A boat can be a gateway to a multitude of hobbies, like sport fishing, sailing, or just cruising the ocean with your closest friends and family members. And thanks to online boat marketplaces, it’s easier than ever for amateurs and experienced boaters alike to purchase a boat that fits their needs.
Unfortunately, too many excited first-time hobbyists end up making critical mistakes when making their initial purchase. Within weeks, they realize the boat they bought wasn’t what they wanted or expected, or they end up spending far more money than they thought they would.
If you’re proactive, you can avoid these mistakes.
Important Mistakes to Avoid When Buying a Boat
These are some of the most critical mistakes to avoid when buying a boat for the first time:
- Thinking too much about the short-term. Most people start thinking about buying a boat in response to something happening around them; for example, they might see someone on a sailboat and think “that seems fun.” Accordingly, many new boat owners start thinking about the boat they want right now, or for the next year, rather than the boat that will serve them best for years to come. If you want to make a better boat buying decision, you’ll need to think about the long-term in addition to the short-term.
- Failing to consider the costs of boat ownership. You might be able to afford the core cost of a new boat, but can you really afford the more extensive costs of boat ownership? Too many newcomers to the world of boating neglect to calculate these secondary and tertiary costs. For example, do you know how much you’re going to pay in boat insurance? Have you calculated the average cost of gas? What about ongoing maintenance? And where are you going to store the boat? These costs can quickly spiral out of control if you don’t manage them proactively.
- Not consulting family members. Buying a boat on impulse is possible if you have ample access to cash, but it’s not advisable—especially if you have other family members depending on your ability to manage finances in a mature and reasonable way. Even if you consider yourself the primary financial decision maker, it’s a good idea to talk to your spouse and your other family members before you move forward with a purchase.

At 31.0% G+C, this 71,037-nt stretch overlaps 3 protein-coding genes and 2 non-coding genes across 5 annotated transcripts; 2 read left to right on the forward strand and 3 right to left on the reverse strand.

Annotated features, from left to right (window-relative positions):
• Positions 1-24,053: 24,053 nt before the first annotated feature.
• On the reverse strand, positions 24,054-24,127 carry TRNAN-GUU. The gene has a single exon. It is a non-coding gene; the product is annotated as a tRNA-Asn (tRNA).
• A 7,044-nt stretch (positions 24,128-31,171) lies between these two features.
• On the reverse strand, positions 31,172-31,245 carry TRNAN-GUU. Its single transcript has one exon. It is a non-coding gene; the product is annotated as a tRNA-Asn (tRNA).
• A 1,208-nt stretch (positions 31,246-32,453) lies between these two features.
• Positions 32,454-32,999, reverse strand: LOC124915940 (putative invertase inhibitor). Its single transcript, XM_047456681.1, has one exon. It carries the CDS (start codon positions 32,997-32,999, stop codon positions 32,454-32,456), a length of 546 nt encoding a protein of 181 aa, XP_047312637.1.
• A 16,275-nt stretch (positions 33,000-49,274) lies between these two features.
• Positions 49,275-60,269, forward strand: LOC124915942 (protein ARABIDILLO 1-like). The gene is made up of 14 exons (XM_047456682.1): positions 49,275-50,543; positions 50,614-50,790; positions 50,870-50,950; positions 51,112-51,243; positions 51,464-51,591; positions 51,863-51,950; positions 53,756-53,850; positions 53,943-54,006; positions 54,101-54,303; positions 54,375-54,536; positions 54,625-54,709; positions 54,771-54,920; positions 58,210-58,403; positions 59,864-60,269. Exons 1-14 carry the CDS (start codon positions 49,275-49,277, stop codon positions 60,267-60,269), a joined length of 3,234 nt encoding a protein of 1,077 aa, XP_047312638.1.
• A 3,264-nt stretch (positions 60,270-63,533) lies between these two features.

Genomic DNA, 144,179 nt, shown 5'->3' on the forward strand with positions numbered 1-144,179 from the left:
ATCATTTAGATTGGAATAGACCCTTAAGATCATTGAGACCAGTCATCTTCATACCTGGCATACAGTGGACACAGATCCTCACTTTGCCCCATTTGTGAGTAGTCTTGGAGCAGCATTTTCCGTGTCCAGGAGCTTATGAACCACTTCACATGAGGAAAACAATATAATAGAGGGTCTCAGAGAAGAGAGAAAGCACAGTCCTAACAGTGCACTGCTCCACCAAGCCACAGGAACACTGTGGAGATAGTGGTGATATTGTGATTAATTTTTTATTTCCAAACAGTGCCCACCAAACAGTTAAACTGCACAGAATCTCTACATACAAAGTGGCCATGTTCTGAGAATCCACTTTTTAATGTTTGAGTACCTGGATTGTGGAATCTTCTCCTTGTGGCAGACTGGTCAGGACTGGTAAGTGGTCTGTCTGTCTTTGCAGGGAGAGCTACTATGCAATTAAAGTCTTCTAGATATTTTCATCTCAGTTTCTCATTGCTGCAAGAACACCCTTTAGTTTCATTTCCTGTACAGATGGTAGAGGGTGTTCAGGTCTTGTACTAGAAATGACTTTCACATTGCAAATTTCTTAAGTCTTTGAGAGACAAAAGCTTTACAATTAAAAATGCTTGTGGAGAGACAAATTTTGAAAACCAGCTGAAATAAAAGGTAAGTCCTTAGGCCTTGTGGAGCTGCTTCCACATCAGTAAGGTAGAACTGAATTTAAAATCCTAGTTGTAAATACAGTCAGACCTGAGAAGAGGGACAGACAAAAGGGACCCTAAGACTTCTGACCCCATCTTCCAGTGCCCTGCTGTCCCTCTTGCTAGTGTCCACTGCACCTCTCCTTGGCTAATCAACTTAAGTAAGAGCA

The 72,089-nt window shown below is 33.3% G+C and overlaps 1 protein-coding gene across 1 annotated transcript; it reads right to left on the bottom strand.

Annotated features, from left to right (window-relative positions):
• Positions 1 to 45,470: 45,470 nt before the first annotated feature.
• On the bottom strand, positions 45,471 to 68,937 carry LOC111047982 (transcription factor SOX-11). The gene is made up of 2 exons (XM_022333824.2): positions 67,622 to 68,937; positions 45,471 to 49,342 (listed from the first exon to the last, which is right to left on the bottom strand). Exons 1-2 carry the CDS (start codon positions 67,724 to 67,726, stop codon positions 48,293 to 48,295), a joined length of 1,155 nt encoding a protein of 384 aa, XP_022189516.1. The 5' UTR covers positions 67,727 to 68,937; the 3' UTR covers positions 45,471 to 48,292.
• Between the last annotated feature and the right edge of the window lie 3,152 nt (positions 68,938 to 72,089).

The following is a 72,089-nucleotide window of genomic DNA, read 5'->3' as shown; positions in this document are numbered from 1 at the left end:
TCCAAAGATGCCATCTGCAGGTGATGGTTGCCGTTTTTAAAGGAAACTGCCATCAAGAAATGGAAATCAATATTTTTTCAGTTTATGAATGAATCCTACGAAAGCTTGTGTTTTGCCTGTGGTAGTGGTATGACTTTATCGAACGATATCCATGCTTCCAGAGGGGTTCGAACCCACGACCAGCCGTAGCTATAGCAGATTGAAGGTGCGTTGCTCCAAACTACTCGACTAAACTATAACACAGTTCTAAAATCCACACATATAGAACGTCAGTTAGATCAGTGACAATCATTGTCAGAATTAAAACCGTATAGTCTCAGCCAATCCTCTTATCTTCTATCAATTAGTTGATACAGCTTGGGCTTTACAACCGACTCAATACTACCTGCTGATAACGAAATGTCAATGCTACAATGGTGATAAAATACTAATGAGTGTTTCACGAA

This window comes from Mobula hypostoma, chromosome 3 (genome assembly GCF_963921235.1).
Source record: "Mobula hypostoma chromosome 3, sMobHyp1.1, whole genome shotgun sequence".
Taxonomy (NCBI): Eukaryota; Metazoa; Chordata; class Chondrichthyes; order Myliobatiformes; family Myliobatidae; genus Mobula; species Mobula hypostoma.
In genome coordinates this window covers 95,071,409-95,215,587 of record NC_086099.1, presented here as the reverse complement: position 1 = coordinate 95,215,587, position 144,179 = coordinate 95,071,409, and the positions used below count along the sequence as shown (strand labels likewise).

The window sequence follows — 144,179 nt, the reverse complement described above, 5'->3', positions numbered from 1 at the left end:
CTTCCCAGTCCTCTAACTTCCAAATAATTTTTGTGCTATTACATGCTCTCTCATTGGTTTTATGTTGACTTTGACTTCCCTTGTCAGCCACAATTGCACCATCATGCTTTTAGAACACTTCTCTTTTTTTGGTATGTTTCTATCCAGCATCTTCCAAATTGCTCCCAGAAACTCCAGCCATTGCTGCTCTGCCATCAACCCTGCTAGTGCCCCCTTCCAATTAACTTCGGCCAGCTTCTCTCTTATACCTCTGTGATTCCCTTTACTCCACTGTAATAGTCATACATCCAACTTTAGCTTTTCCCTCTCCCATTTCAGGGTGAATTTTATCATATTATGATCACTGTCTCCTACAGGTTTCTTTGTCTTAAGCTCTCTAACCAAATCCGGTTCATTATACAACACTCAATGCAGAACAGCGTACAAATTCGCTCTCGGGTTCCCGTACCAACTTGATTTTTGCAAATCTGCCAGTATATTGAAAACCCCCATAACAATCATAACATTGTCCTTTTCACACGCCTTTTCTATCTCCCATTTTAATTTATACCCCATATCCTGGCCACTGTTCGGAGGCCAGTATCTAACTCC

- Doing too little research. Few boat owners buy a new boat with zero research; they at least try to find out which types of boats are available, and get some preliminary boat buying tips. But too many newcomers do too little research when making their decision. You can’t take surface-level advice as a substitute for due diligence.
- Buying too big (or too small). The size of your boat matters, and too many new boat buyers don’t know how to factor it into consideration. If you buy too small, you won’t have the room to do what you want. If you buy too big, your maintenance, fuel, and storage costs could skyrocket—all without adding substantial enjoyment.
- Assuming a boat show is the best place to buy. Boat shows can be a great place to buy a boat, but this is far from a guarantee. You may be able to find better deals online, or from individual sellers outside of the boat show. Still, it’s worth attending local boat shows for research purposes, as long as you’re also considering alternative purchasing channels.
- Capitalizing on an amazing deal. When you see a boat going for thousands of dollars less than you expected, you might be tempted to jump on it. But experienced buyers know that in many cases, you get what you pay for—and that lower price may be a way to compensate for a major underlying problem with the boat.
- Not inspecting a used boat. Along similar lines, buying a used boat is a great way to save money—as long as you know what you’re buying. If you’re buying a used boat, especially if you’re buying online, you’ll want to conduct a thorough inspection before you finalize the deal.
Knowing When to Ask for Advice
Most of these mistakes, while common among newcomers, are almost never made by experienced boat owners—either because they’ve made them already (and learned from them) or because they become obvious when you’ve spent enough time around boats. Accordingly, one of the best ways to ensure the quality of your purchase is to ask experienced boaters for advice. Talk to other boat owners in your area, and see if any would be willing to help guide you through your first purchase; chances are, you’ll find a mentor who’s excited to help out.